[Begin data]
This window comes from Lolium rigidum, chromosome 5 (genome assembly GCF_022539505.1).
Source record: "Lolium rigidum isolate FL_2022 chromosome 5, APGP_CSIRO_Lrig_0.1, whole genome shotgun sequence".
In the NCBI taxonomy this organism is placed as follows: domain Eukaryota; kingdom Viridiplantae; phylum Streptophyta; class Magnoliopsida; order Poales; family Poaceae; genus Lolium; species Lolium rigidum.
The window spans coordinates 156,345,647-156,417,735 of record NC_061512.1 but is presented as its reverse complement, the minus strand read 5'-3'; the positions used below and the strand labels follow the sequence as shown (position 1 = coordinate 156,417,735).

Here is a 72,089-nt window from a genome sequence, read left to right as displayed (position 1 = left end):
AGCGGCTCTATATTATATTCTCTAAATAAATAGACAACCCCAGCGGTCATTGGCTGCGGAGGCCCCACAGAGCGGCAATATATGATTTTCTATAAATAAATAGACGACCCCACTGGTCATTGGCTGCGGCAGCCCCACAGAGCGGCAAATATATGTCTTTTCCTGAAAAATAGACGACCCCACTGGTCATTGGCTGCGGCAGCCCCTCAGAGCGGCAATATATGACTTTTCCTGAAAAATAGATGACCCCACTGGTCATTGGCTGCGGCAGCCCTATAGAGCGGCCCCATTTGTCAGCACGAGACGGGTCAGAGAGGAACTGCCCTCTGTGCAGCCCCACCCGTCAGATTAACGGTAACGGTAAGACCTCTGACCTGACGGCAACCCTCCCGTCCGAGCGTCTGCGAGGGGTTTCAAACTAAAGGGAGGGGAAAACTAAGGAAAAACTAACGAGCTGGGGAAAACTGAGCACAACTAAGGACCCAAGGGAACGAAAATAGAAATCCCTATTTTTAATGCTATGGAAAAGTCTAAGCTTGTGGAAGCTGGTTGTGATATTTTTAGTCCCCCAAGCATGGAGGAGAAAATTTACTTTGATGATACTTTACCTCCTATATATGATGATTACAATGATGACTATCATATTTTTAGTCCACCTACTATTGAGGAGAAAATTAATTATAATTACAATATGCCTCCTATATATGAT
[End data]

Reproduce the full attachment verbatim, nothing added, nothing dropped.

This window comes from Lolium rigidum, chromosome 5 (genome assembly GCF_022539505.1).
Source record: "Lolium rigidum isolate FL_2022 chromosome 5, APGP_CSIRO_Lrig_0.1, whole genome shotgun sequence".
In the NCBI taxonomy this organism is placed as follows: domain Eukaryota; kingdom Viridiplantae; phylum Streptophyta; class Magnoliopsida; order Poales; family Poaceae; genus Lolium; species Lolium rigidum.
The window spans coordinates 156,345,647-156,417,735 of record NC_061512.1 but is presented as its reverse complement, the minus strand read 5'-3'; the positions used below and the strand labels follow the sequence as shown (position 1 = coordinate 156,417,735).

Here is a 72,089-nt window from a genome sequence, read left to right as displayed (position 1 = left end):
AGCGGCTCTATATTATATTCTCTAAATAAATAGACAACCCCAGCGGTCATTGGCTGCGGAGGCCCCACAGAGCGGCAATATATGATTTTCTATAAATAAATAGACGACCCCACTGGTCATTGGCTGCGGCAGCCCCACAGAGCGGCAAATATATGTCTTTTCCTGAAAAATAGACGACCCCACTGGTCATTGGCTGCGGCAGCCCCTCAGAGCGGCAATATATGACTTTTCCTGAAAAATAGATGACCCCACTGGTCATTGGCTGCGGCAGCCCTATAGAGCGGCCCCATTTGTCAGCACGAGACGGGTCAGAGAGGAACTGCCCTCTGTGCAGCCCCACCCGTCAGATTAACGGTAACGGTAAGACCTCTGACCTGACGGCAACCCTCCCGTCCGAGCGTCTGCGAGGGGTTTCAAACTAAAGGGAGGGGAAAACTAAGGAAAAACTAACGAGCTGGGGAAAACTGAGCACAACTAAGGACCCAAGGGAACGAAAATAGAAATCCCTATTTTTAATGCTATGGAAAAGTCTAAGCTTGTGGAAGCTGGTTGTGATATTTTTAGTCCCCCAAGCATGGAGGAGAAAATTTACTTTGATGATACTTTACCTCCTATATATGATGATTACAATGATGACTATCATATTTTTAGTCCACCTACTATTGAGGAGAAAATTAATTATAATTACAATATGCCTCCTATATATGAT